Remote controlling the behavior of the worm [with video]

We combined optogenetics and new optical tools to control chemotactic behavior of Caenorhabditis elegans to understand the neural circuit that animals use to track chemo attractive gradients. We discovered that controlling the dynamics of activity in just one interneuron pair was sufficient to force the animal to locate, turn towards and track virtual light gradients.

HFSP Cross-Disciplinary Fellow Askin Kocabas and colleagues
authored on Thu, 17 January 2013

Can we understand the dynamics of the nervous system of any animal well enough to be able to control all of its behaviors? What are the key circuits in the underlying neural networks that we need to control to hijack the animal’s behaviors? This is a difficult question to answer even in the nematode, Caenorhabditis elegans, which has only 302 neurons interconnected through 7000 synapses.

Figure: Snapshots of the animal making a gradual turn to orient itself to the virtual gradient direction generated by light.

To find food, the animal uses a combination of reversals and turns to detect and track attractive signals in its environment. It then moves up the gradient of these signals in the hope of finding food. We asked if we could directly control chemotactic behavior in Caenorhabditis elegans by driving appropriate electrical activity patterns in the nervous system.

The nervous system of this animal consists of roughly one hundred interneurons that process the information they receive from the hundred or so sensory neurons to drive motor neurons and thus control the animal’s muscles. Using laser ablation and mutant analyses, previous studies identified several neurons necessary for the different locomotory behaviors underlying chemotaxis. However, these studies do not tell us whether there exists either a small or diffuse circuit of neurons that processes environmental signals to control and coordinate the different locomotory behaviors leading to chemotaxis. Neither does it tell us the patterns of electrical activity in such a circuit that might control chemotactic behavior.

To find the key neurons of the network controlling chemotaxis we answered two intricately linked questions: which neurons do we control and what activity patterns do we generate in them? Even if we could answer these questions, how do we drive such precise electrical activity patterns in a freely moving animal? In our paper, we tackled this challenge. By combining optogenetics and real time imaging, we developed a new imaging system that could visualize, identify and specifically illuminate the neuron(s) of interest, all within 25 milliseconds, to drive any pattern of electrical activity in the nervous system of freely moving animals. By modeling the sensory signals during chemotaxis, we identified the classes of temporal activity patterns that might be stimulated in the nervous system during chemotaxis. By stimulating single neurons with these temporal patterns we identified the key interneurons that could drive chemotaxis.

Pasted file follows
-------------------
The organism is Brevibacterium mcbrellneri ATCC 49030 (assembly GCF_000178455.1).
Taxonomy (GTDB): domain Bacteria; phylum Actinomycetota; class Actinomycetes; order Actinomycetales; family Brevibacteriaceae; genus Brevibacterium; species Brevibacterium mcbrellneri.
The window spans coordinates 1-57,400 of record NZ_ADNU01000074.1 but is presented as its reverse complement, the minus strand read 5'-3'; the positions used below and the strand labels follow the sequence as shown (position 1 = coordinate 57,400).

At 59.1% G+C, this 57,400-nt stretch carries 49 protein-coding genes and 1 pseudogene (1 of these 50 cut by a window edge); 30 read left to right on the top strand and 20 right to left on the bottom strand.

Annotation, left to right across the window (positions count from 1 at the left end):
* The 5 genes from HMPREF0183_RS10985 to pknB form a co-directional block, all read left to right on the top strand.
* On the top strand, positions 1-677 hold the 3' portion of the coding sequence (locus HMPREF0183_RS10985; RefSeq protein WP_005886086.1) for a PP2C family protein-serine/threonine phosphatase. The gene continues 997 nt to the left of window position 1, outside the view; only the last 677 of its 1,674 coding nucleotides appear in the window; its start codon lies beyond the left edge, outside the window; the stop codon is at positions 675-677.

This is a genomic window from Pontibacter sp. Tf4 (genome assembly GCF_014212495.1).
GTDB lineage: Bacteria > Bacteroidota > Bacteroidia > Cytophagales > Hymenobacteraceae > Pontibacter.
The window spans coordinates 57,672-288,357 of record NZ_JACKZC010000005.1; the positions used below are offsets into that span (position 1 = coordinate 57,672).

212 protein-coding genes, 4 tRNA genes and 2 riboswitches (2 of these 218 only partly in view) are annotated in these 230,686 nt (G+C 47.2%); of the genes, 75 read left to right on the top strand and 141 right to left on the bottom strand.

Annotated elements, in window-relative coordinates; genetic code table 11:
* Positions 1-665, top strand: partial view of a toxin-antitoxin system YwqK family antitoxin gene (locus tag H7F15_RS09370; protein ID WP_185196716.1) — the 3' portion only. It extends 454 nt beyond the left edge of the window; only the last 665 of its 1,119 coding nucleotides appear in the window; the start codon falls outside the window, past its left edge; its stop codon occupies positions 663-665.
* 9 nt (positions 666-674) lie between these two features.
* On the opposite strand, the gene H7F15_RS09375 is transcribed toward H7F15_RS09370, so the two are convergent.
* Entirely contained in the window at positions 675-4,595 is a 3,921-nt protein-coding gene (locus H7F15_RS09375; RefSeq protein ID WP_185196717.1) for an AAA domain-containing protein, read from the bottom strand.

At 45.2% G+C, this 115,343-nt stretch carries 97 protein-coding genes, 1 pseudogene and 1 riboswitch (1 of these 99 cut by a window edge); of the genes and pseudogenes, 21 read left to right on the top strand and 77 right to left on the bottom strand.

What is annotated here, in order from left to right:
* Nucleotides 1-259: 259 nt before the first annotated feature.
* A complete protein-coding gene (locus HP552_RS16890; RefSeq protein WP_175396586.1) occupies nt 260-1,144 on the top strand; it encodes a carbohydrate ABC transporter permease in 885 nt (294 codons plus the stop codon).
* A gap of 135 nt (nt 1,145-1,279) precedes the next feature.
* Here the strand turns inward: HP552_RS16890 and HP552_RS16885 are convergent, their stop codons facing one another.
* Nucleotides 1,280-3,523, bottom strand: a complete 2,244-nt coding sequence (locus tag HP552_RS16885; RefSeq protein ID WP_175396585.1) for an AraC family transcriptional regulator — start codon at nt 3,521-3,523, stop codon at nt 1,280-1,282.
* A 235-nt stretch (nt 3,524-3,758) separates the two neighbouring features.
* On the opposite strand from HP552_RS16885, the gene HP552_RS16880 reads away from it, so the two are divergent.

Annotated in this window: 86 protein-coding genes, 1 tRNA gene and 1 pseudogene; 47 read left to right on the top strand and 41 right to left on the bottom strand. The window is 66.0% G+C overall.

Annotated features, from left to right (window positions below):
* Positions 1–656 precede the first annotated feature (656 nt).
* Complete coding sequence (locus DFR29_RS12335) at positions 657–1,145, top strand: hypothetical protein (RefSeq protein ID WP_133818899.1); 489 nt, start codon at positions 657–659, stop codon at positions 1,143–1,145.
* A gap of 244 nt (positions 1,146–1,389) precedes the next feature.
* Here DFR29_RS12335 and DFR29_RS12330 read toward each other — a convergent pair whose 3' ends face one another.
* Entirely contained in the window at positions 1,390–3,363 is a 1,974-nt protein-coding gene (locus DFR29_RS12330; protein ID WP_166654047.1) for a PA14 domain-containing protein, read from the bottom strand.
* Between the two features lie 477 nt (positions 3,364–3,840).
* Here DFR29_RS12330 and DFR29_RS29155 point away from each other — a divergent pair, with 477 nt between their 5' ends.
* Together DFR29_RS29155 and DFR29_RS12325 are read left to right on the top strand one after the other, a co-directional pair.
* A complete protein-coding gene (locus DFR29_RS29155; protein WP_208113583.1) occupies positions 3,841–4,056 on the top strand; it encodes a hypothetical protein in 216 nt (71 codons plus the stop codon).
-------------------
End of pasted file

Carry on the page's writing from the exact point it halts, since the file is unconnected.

Surprisingly, we discovered that controlling the dynamics of activity in just one interneuron pair, AIY, was sufficient to force the animal to locate, turn towards and track virtual light gradients. In a virtual environment, we could directly control the dynamics of activity in the interneurons of the nematode with light to evoke chemotactic behavior (see movie below). The animals search, turn towards and track the direction of the virtual light gradient robustly even if we suddenly rotate the direction of the gradient.

Our work has resulted in fundamental discoveries about chemotactic behavior in C.elegans, and importantly, our approach opens new avenues of research in two ways.  Firstly, it provides a framework for discovering how different neurons control complex behaviors. Secondly, it describes novel technologies that will allow the scientific community to accurately perturb neural activity in specific neurons of freely moving animals.






Controlling interneuron activity in Caenorhabditis elegans to evoke chemotactic behaviour. Kocabas A, Shen CH, Guo ZV, Ramanathan S.  Nature 490, 273–277.

Pubmed link